Although non smokers are not directly effected and may even initially support this legislation I would suggest you think of the future implications of this type of law. After they have finished with tobacco, do you think its going to stop there?
Heart disease is the number one killer in the United States. Its not a far stretch that we will see them turn their swords on the “unhealthy” food markets next. In fact, the WHO (World Health Organization) has already proposed that countries begin taxing “junk food”. (3) If you know your history, this is exactly how they started fighting “Big Tobacco”. Still skeptical, well the same group that did the flavored tobacco study is already doing research pertaining to taxation of sugary beverages and how that would effect youth obesity. Included are sodas, sports drinks, sweetened tea, fruit drinks and punches, and other sweetened beverages. (4) Does that sound familiar? If they are banning tobacco products now, is it really that outlandish to think they will ban the foods they consider unhealthy somewhere down the line?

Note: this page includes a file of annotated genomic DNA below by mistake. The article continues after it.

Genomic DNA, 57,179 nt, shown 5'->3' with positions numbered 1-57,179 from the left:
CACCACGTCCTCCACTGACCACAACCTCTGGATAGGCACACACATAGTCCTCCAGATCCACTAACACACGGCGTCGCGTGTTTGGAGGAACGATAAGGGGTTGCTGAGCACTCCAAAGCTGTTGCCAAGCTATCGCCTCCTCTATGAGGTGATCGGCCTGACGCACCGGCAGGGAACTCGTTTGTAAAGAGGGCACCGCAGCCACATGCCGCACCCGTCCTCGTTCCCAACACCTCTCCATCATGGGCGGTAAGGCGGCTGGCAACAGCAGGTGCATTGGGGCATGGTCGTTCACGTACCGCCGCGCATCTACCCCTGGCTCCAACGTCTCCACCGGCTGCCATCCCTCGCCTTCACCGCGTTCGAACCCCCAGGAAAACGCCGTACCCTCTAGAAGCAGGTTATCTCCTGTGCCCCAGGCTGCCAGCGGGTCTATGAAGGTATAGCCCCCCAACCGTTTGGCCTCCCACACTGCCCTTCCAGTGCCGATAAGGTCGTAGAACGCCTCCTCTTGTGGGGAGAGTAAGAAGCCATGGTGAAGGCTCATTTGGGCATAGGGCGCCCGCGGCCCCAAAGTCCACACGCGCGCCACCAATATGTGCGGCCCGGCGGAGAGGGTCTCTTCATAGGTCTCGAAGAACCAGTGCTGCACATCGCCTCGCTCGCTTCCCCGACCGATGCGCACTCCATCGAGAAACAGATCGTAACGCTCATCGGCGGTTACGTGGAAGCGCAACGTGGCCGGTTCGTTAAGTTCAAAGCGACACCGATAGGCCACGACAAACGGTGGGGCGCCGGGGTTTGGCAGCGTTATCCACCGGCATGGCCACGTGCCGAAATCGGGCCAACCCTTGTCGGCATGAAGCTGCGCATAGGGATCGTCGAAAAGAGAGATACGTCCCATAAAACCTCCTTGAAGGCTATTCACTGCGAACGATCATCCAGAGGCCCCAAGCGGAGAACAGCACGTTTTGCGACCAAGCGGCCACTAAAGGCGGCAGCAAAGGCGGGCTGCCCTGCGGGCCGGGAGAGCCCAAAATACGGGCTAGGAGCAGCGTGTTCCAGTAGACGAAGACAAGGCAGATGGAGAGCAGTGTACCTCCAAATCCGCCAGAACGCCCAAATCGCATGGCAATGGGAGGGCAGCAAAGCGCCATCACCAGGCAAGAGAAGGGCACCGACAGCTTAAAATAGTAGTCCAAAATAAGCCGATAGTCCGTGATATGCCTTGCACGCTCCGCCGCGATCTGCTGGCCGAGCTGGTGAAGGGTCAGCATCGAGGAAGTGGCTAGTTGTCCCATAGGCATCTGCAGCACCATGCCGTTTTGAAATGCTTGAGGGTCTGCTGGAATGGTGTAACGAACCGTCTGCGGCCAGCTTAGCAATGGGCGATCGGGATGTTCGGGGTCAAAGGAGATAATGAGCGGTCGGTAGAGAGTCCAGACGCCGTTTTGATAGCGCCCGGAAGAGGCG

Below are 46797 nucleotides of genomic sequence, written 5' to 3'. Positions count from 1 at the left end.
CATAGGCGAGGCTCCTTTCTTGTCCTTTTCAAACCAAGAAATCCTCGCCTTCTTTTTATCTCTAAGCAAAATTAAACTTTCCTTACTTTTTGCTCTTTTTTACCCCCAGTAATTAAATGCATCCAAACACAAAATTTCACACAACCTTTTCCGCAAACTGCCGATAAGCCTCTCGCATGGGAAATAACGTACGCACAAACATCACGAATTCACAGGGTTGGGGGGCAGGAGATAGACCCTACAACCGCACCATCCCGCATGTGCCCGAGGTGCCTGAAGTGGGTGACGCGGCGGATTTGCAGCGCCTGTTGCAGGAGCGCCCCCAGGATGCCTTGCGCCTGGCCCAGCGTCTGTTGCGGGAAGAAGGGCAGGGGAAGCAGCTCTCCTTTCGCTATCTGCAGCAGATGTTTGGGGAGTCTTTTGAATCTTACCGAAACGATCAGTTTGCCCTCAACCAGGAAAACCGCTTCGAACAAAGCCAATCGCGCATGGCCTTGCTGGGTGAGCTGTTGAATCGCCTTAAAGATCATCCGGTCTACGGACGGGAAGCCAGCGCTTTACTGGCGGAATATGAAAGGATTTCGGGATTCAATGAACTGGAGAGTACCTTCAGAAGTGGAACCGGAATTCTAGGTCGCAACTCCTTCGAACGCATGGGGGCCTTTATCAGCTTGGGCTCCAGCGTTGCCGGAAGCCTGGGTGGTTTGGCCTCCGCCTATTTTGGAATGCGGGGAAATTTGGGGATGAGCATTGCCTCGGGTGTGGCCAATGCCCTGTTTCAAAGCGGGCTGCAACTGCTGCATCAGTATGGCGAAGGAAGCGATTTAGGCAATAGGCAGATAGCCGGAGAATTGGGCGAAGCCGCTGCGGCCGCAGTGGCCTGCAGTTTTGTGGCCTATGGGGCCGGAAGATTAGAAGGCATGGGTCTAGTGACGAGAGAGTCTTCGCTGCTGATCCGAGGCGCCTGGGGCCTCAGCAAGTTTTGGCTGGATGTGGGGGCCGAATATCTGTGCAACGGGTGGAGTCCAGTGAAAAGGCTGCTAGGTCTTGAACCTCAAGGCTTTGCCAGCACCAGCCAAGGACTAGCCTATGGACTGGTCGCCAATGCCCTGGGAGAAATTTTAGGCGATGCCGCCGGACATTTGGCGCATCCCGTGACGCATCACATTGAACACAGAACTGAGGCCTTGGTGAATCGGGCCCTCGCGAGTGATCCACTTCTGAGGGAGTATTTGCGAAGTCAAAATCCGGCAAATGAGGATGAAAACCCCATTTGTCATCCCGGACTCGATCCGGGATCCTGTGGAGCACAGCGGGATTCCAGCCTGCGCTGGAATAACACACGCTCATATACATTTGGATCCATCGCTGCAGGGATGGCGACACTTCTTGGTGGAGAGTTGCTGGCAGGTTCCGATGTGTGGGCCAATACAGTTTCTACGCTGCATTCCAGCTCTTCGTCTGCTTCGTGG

As Americans we have taken our freedom for granted. The second we started allowing the government to make laws based on the “its for your own good” principle we started down a slippery slope with no bottom in sight. Tax codes and laws are written to guide consumers along the road they want us to travel. Once enough people are following along like good little sheep, outright bans are instated. If we continue to allow these zealots to regulate our freedoms away it will not be long till we have no choices left to make at all. The question we really should be asking is, whats next?
FDA press release hosted on FDA Website Candy and Fruit Flavored Cigarettes Now Illegal in United States; Step is First Under New Tobacco Law
RWJF study cited by FDA Use of Flavored Cigarettes among Older Adolescent and Adult Smokers
Pittsburgh Post-gazette WHO wants ‘Twinkie tax’ to discourage junk foods
RWJF paper Sugar-Sweetened Beverage Taxes and Public Health